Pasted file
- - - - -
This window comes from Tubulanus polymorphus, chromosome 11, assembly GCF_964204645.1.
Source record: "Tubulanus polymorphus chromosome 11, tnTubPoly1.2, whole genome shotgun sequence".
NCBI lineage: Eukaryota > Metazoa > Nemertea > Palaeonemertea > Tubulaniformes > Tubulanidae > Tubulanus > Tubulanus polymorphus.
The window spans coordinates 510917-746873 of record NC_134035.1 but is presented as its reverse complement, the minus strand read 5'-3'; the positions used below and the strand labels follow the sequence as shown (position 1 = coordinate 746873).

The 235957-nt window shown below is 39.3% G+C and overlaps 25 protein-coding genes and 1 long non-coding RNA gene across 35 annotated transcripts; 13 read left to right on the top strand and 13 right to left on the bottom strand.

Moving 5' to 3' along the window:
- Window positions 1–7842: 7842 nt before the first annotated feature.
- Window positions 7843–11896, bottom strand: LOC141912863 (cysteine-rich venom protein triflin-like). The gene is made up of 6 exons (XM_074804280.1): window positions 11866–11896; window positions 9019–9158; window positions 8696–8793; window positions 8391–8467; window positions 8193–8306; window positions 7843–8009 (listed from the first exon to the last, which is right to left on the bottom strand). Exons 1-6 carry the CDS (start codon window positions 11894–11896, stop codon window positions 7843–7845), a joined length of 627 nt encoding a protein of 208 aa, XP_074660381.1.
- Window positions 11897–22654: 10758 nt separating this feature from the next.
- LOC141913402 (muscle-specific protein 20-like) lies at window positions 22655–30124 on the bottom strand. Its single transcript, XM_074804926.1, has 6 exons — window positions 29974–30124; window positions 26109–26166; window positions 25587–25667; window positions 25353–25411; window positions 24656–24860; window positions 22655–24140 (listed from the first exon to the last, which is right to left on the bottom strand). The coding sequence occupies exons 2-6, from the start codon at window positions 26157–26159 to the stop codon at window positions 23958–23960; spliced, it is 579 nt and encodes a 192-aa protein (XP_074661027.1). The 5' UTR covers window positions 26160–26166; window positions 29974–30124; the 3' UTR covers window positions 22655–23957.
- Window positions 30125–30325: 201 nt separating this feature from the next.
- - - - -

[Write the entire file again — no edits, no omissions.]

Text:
This window comes from Tubulanus polymorphus, chromosome 11, assembly GCF_964204645.1.
Source record: "Tubulanus polymorphus chromosome 11, tnTubPoly1.2, whole genome shotgun sequence".
NCBI lineage: Eukaryota > Metazoa > Nemertea > Palaeonemertea > Tubulaniformes > Tubulanidae > Tubulanus > Tubulanus polymorphus.
The window spans coordinates 510917-746873 of record NC_134035.1 but is presented as its reverse complement, the minus strand read 5'-3'; the positions used below and the strand labels follow the sequence as shown (position 1 = coordinate 746873).

The 235957-nt window shown below is 39.3% G+C and overlaps 25 protein-coding genes and 1 long non-coding RNA gene across 35 annotated transcripts; 13 read left to right on the top strand and 13 right to left on the bottom strand.

Moving 5' to 3' along the window:
- Window positions 1–7842: 7842 nt before the first annotated feature.
- Window positions 7843–11896, bottom strand: LOC141912863 (cysteine-rich venom protein triflin-like). The gene is made up of 6 exons (XM_074804280.1): window positions 11866–11896; window positions 9019–9158; window positions 8696–8793; window positions 8391–8467; window positions 8193–8306; window positions 7843–8009 (listed from the first exon to the last, which is right to left on the bottom strand). Exons 1-6 carry the CDS (start codon window positions 11894–11896, stop codon window positions 7843–7845), a joined length of 627 nt encoding a protein of 208 aa, XP_074660381.1.
- Window positions 11897–22654: 10758 nt separating this feature from the next.
- LOC141913402 (muscle-specific protein 20-like) lies at window positions 22655–30124 on the bottom strand. Its single transcript, XM_074804926.1, has 6 exons — window positions 29974–30124; window positions 26109–26166; window positions 25587–25667; window positions 25353–25411; window positions 24656–24860; window positions 22655–24140 (listed from the first exon to the last, which is right to left on the bottom strand). The coding sequence occupies exons 2-6, from the start codon at window positions 26157–26159 to the stop codon at window positions 23958–23960; spliced, it is 579 nt and encodes a 192-aa protein (XP_074661027.1). The 5' UTR covers window positions 26160–26166; window positions 29974–30124; the 3' UTR covers window positions 22655–23957.
- Window positions 30125–30325: 201 nt separating this feature from the next.